Time is controlled by the programme of work.

Construction Programmes

Cost
The cost of activities (resources) must be considered in
relation to the time available.
Often time constraints will dictate the work method and
therefore cost.
Alternatively, the work method can be driven by cost,
which will therefore influence time.
Cash flow should also be considered, and planning can
determine the rate of spend and associated operations.
Cost is controlled by Quantity Surveyors.

Quality
Planning for quality can mean extra allowances in terms
of time and cost.
Time for correct sequencing of work methods can be
vital for quality production.
Work methods for higher quality can require greater
spend, which will also affect project cost.
Quality is controlled by setting benchmarks, carrying out
on site inspections and checks.

Quality Checks

Health and Safety


Planning for H&S should be an inherent part of any
construction programme.
Legislation requires work methods to be evaluated for
their risk (RAMS).
Risks must subsequently be mitigated where reasonably
practicable, which will influence the work methods
ultimately selected.
This will therefore also influence time and cost.
H&S on site is controlled by inductions, training and on
site inspections and monitoring.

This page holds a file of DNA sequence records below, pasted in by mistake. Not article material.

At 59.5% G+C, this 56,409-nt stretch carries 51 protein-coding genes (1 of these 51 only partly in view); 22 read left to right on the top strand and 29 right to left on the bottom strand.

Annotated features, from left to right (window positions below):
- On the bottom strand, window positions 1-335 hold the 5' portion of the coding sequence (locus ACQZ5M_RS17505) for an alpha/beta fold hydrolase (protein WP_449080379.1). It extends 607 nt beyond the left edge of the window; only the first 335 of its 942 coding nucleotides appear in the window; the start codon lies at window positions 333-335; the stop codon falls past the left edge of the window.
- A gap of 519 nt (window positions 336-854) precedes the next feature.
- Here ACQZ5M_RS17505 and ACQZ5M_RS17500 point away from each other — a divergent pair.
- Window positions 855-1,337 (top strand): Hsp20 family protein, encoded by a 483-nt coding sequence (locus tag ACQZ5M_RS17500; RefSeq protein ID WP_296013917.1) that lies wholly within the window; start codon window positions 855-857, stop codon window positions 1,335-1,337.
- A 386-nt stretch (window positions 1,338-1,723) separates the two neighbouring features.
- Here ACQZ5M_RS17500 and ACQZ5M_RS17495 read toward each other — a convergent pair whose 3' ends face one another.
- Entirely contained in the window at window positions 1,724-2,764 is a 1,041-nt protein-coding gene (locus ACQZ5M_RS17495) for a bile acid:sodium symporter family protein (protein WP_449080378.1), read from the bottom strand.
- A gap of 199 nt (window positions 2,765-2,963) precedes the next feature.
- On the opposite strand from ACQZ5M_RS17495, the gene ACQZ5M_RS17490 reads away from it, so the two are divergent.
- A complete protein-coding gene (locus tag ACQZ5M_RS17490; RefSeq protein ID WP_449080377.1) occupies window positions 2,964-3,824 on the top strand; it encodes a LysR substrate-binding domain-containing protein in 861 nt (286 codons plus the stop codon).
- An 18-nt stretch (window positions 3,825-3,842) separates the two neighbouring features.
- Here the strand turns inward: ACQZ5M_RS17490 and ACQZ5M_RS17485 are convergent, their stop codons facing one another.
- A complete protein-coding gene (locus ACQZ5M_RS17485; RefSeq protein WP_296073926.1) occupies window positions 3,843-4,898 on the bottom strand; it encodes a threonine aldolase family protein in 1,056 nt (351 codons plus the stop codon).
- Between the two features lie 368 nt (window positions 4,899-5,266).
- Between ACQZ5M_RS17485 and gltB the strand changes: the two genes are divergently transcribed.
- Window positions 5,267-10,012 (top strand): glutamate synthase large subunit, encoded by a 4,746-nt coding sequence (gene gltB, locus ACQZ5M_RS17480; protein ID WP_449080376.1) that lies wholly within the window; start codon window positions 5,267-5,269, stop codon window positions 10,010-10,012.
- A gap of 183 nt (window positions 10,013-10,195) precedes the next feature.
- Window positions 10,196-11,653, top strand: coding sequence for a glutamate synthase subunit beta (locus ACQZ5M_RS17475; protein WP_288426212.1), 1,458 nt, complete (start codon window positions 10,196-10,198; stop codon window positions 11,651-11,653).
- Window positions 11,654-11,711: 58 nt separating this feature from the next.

Sustainability
A fairly new project parameter, sustainability can
influence both design and production methods.
Embodied energy of materials can influence their choice
and therefore work method.
Work methods themselves utilise energy and may be
influenced by the wider objectives of the project.
Seeking waste minimisation (both materials and energy)
can influence time and cost, as well as work method.
Sustainability is controlled by inspections and
monitoring, and formal processes like BREEAM.

Is Construction Planning an Oxymoron?

You cant accurately predict time periods


Resources are never available as planned
Materials are often late or wrong
Labour has little loyalty and can fluctuate
Variations change programmes
Reliance on the weather
But this means we need a plan even more!

Summary
You will learn more about planning and control in your
later modules.
Remember the 5 parameters of production and the aim
for optimisation, depending on client requirements.
Contracts how work is managed are very important
in project planning and control.
Civil engineers need to be aware of all the parameters
when they make their management decisions.
They are all connected and a decision on one can make
big (and sometimes unwanted!) changes to another.

BUM and BIM


Seriously?
BUM?
Yup!

Traditional construction thinking


Client Need
(Demolish,
Refurbish or New
Build)

Design

Tender and
Procure

Award
Contract(s)

Construct

Need
(Demolish,
Refurbish or
New Build)

Operate and
Maintain

Design

Project Life Cycle


Tender and
Procure

Construct

Award
Contract(s)

Handover

Buildability

BUM
Design

Construct

Operate &
Maintain

BUM stands for


Buildability
Maintainability & Useability
Useability
Maintainability
We no longer think of projects just in terms of their
construction.
Driven by clients:
Operating costs
Overall Sustainability
Change in the project information flow:

BIM
BIM stands for Building Information Modelling

It is the use of 3D modelling tools to build the project